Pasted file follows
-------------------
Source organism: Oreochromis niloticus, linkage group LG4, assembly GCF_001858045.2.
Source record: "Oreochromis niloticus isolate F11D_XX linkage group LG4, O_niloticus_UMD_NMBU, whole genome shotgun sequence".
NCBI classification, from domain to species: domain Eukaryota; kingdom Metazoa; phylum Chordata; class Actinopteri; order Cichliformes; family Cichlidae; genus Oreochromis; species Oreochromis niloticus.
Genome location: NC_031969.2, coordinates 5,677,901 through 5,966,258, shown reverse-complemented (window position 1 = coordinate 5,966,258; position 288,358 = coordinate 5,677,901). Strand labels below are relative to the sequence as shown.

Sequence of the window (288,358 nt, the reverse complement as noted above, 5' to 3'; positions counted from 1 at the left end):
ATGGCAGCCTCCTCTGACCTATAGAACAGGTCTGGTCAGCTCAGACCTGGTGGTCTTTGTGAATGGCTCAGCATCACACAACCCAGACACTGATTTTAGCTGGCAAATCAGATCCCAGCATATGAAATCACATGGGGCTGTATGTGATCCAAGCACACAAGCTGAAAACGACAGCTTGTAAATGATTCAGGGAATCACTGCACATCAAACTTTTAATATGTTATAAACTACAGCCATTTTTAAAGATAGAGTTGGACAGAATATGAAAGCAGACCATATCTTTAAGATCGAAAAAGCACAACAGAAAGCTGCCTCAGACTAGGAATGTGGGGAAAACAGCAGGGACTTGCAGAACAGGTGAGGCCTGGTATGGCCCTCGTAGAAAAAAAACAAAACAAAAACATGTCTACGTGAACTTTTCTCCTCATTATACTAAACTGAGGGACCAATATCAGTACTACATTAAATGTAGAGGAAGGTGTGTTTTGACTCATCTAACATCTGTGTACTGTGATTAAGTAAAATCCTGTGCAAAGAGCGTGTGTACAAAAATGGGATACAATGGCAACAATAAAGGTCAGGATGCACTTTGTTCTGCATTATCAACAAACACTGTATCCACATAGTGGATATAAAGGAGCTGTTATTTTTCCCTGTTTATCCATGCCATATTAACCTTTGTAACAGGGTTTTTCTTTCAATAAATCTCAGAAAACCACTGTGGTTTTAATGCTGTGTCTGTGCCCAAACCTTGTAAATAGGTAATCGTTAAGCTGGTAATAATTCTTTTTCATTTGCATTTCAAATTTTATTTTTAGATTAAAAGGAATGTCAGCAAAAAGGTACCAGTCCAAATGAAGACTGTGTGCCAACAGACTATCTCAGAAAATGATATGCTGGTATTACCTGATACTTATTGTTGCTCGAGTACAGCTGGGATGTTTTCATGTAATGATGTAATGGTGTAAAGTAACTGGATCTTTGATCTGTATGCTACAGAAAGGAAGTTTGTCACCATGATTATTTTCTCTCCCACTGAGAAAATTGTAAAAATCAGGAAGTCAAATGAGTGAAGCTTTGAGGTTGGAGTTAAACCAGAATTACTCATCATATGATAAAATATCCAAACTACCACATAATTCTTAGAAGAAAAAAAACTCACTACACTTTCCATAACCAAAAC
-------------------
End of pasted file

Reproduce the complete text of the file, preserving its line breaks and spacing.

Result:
Source organism: Oreochromis niloticus, linkage group LG4, assembly GCF_001858045.2.
Source record: "Oreochromis niloticus isolate F11D_XX linkage group LG4, O_niloticus_UMD_NMBU, whole genome shotgun sequence".
NCBI classification, from domain to species: domain Eukaryota; kingdom Metazoa; phylum Chordata; class Actinopteri; order Cichliformes; family Cichlidae; genus Oreochromis; species Oreochromis niloticus.
Genome location: NC_031969.2, coordinates 5,677,901 through 5,966,258, shown reverse-complemented (window position 1 = coordinate 5,966,258; position 288,358 = coordinate 5,677,901). Strand labels below are relative to the sequence as shown.

Sequence of the window (288,358 nt, the reverse complement as noted above, 5' to 3'; positions counted from 1 at the left end):
ATGGCAGCCTCCTCTGACCTATAGAACAGGTCTGGTCAGCTCAGACCTGGTGGTCTTTGTGAATGGCTCAGCATCACACAACCCAGACACTGATTTTAGCTGGCAAATCAGATCCCAGCATATGAAATCACATGGGGCTGTATGTGATCCAAGCACACAAGCTGAAAACGACAGCTTGTAAATGATTCAGGGAATCACTGCACATCAAACTTTTAATATGTTATAAACTACAGCCATTTTTAAAGATAGAGTTGGACAGAATATGAAAGCAGACCATATCTTTAAGATCGAAAAAGCACAACAGAAAGCTGCCTCAGACTAGGAATGTGGGGAAAACAGCAGGGACTTGCAGAACAGGTGAGGCCTGGTATGGCCCTCGTAGAAAAAAAACAAAACAAAAACATGTCTACGTGAACTTTTCTCCTCATTATACTAAACTGAGGGACCAATATCAGTACTACATTAAATGTAGAGGAAGGTGTGTTTTGACTCATCTAACATCTGTGTACTGTGATTAAGTAAAATCCTGTGCAAAGAGCGTGTGTACAAAAATGGGATACAATGGCAACAATAAAGGTCAGGATGCACTTTGTTCTGCATTATCAACAAACACTGTATCCACATAGTGGATATAAAGGAGCTGTTATTTTTCCCTGTTTATCCATGCCATATTAACCTTTGTAACAGGGTTTTTCTTTCAATAAATCTCAGAAAACCACTGTGGTTTTAATGCTGTGTCTGTGCCCAAACCTTGTAAATAGGTAATCGTTAAGCTGGTAATAATTCTTTTTCATTTGCATTTCAAATTTTATTTTTAGATTAAAAGGAATGTCAGCAAAAAGGTACCAGTCCAAATGAAGACTGTGTGCCAACAGACTATCTCAGAAAATGATATGCTGGTATTACCTGATACTTATTGTTGCTCGAGTACAGCTGGGATGTTTTCATGTAATGATGTAATGGTGTAAAGTAACTGGATCTTTGATCTGTATGCTACAGAAAGGAAGTTTGTCACCATGATTATTTTCTCTCCCACTGAGAAAATTGTAAAAATCAGGAAGTCAAATGAGTGAAGCTTTGAGGTTGGAGTTAAACCAGAATTACTCATCATATGATAAAATATCCAAACTACCACATAATTCTTAGAAGAAAAAAAACTCACTACACTTTCCATAACCAAAAC